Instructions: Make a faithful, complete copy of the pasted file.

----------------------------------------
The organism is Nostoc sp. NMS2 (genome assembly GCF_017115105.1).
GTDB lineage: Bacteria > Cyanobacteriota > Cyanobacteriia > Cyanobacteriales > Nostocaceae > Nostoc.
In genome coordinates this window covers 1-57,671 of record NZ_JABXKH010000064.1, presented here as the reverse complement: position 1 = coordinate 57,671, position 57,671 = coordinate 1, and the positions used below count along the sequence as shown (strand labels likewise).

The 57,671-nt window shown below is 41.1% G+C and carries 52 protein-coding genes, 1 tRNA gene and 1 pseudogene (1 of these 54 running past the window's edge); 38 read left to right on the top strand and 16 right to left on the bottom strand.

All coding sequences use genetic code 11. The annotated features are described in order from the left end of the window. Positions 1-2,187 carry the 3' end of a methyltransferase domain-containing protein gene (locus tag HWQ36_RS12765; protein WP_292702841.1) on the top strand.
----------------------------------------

The organism is Nostoc sp. NMS2 (genome assembly GCF_017115105.1).
GTDB lineage: Bacteria > Cyanobacteriota > Cyanobacteriia > Cyanobacteriales > Nostocaceae > Nostoc.
In genome coordinates this window covers 1-57,671 of record NZ_JABXKH010000064.1, presented here as the reverse complement: position 1 = coordinate 57,671, position 57,671 = coordinate 1, and the positions used below count along the sequence as shown (strand labels likewise).

The 57,671-nt window shown below is 41.1% G+C and carries 52 protein-coding genes, 1 tRNA gene and 1 pseudogene (1 of these 54 running past the window's edge); 38 read left to right on the top strand and 16 right to left on the bottom strand.

All coding sequences use genetic code 11. The annotated features are described in order from the left end of the window. Positions 1-2,187 carry the 3' end of a methyltransferase domain-containing protein gene (locus tag HWQ36_RS12765; protein WP_292702841.1) on the top strand.